Welcome back to the cybersecurity newsletter! This time, we are looking at the two weeks of the most relevant stories starting with January 18.
Severe bug in Libgcrypt – used by GPG and others – is a whole heap of trouble, prompts patch scramble
"Google Project Zero researcher Tavis Ormandy on Thursday reported a severe flaw in Libgcrypt 1.9.0, an update to the widely used cryptographic library that was released ten days ago."
"Blind TCP/IP hijacking is still alive on Windows 7… and not only. This version of Windows is certainly one of the “juiciest” targets even though January 14 2020 was the official EOL (End Of Life) for it. Based on various data Windows 7 holds around 25% share of the Operating Systems (OS) market and is still the world’s second most popular desktop operating system."
"January 27 of the year 2021 was marked with quite a peculiar route leak. AS61666 - GLOBO started announcing prefixes of its upstream provider MHNET - AS28146 to its another provider ALGAR - AS16735. In three minutes GLOBO leaked 1330 prefixes, and the whole routing incident lasted for 8 minutes - a time that was enough to create 1435 conflicts in 21 countries with 265 ASNs, mainly in Brazil (194 ASNs), United States (22 ASNs) and Venezuela (7 ASNs)."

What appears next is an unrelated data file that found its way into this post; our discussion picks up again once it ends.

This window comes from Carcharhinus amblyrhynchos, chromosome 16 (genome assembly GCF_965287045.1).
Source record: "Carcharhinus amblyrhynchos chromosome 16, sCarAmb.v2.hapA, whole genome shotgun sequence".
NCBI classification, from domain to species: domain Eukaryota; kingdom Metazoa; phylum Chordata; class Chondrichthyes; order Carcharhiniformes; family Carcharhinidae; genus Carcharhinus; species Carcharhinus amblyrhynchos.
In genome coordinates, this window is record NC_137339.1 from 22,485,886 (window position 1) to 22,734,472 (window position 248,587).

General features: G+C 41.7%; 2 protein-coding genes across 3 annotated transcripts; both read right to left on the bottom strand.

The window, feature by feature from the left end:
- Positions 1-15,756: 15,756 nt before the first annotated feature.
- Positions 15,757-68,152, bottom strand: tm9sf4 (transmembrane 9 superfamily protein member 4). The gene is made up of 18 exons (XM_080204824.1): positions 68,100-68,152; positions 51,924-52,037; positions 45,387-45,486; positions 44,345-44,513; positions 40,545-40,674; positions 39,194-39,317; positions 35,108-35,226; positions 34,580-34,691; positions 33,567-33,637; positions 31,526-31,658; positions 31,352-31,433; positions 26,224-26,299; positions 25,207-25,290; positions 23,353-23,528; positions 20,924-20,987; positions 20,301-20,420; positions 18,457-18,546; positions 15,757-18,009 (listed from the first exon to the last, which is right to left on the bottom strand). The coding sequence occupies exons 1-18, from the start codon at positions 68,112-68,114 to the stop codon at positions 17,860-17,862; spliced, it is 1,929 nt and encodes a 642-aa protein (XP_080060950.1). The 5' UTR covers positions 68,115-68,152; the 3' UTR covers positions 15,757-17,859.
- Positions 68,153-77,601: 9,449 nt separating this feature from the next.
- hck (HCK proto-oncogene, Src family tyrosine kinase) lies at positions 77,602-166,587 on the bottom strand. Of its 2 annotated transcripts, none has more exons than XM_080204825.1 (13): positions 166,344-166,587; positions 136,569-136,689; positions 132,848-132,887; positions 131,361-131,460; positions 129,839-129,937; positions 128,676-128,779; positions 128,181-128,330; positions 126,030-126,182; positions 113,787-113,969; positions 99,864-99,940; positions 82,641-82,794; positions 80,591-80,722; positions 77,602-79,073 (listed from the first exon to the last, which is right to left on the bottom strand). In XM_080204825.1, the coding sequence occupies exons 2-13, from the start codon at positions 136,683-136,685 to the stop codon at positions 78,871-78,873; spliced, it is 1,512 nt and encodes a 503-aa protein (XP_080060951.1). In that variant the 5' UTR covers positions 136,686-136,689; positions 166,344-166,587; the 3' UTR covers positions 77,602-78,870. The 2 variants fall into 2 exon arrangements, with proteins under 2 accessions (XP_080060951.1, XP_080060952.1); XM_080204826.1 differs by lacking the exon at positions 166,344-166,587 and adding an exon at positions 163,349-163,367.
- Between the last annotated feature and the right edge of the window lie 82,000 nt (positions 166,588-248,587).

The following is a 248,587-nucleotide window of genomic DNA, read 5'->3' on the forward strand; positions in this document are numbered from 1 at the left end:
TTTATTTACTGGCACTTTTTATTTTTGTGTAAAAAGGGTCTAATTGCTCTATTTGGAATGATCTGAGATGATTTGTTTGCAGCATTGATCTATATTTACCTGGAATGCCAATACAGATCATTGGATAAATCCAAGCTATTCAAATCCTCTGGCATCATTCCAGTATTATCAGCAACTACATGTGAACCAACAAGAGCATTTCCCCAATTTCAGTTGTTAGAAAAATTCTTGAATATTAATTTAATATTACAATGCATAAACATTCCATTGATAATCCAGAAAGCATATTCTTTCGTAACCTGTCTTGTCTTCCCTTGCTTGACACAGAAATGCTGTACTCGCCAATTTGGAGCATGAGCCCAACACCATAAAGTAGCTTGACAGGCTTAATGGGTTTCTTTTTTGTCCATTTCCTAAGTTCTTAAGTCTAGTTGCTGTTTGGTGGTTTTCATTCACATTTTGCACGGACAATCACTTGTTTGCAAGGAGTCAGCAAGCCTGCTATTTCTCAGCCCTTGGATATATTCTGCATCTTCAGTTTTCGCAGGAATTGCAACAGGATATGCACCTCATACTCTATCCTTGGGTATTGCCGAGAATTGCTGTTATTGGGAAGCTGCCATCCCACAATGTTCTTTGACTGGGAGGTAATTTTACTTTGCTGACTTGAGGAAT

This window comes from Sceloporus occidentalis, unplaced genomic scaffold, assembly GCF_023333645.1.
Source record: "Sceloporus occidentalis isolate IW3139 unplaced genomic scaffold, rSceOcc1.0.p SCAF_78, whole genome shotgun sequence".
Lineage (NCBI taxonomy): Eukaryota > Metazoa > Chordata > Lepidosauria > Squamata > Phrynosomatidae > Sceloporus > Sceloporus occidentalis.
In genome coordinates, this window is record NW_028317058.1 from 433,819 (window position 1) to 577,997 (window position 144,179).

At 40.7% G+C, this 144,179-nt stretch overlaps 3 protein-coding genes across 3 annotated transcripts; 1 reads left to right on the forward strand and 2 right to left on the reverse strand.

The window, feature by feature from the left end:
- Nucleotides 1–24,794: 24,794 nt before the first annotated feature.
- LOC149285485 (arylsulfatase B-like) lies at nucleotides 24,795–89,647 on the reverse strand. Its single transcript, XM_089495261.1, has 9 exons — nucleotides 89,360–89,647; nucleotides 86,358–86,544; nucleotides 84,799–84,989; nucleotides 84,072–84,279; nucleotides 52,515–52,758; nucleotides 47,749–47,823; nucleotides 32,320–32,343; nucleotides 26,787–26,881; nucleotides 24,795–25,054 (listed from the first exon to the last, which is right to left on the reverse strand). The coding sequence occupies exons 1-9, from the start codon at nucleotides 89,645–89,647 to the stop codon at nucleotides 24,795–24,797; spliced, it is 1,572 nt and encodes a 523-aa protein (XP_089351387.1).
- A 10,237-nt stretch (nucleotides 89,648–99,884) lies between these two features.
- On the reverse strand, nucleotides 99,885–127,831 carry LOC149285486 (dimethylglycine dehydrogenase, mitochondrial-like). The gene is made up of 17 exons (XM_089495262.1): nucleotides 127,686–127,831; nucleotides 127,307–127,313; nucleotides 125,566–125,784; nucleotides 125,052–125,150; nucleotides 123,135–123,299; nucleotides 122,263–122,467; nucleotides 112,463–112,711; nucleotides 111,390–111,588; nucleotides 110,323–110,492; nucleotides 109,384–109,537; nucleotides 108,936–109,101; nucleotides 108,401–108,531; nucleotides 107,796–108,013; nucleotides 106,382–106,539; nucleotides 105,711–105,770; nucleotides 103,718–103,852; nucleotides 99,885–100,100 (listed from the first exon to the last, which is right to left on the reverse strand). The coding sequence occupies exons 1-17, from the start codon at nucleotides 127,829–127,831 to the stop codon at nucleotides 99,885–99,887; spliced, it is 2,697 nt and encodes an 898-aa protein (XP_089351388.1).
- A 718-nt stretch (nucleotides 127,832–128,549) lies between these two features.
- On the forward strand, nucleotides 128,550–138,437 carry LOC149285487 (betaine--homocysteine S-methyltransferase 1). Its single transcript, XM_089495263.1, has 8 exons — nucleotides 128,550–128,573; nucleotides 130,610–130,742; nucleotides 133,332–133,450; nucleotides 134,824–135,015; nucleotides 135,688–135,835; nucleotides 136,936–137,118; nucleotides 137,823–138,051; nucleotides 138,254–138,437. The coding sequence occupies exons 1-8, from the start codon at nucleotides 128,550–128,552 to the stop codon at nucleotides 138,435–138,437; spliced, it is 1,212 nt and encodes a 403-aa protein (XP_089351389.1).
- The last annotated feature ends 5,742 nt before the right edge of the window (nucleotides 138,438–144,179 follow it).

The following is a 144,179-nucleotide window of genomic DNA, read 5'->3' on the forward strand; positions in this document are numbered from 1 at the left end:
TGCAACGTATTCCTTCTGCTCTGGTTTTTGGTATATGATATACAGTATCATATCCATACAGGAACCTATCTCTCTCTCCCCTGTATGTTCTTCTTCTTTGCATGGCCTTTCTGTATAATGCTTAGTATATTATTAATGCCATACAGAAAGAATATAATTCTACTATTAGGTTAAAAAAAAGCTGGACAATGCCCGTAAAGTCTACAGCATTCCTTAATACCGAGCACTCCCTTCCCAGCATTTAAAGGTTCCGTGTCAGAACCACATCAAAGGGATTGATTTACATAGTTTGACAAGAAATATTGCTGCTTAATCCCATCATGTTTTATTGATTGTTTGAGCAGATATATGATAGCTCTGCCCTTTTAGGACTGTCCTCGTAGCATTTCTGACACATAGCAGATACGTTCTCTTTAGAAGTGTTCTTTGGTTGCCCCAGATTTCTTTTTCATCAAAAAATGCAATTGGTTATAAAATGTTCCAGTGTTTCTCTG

"Let’s Encrypt helps to protect a huge portion of the Web by providing TLS certificates to more than 235 million websites. A database is at the heart of how Let’s Encrypt manages certificate issuance. If this database isn’t performing well enough, it can cause API errors and timeouts for our subscribers. Database performance is the single most critical factor in our ability to scale while meeting service level objectives. In late 2020, we upgraded our database servers and we’ve been very happy with the results."
"The new variant attack could allow attackers to bypass NATs & Firewalls and reach any unmanaged device within the internal network from the Internet."
"A recent discussion hosted by the RIPE NCC highlighted a number of key trends affecting the future of Resource Public Key Infrastructure (RPKI). The event, which drew around 90 participants worldwide, is worth watching as it reveals progress on Border Gateway Protocol (BGP) origination, convergence in routing systems, and difficulties in securing the BGP.
These issues are likely to remain relevant well into the future."
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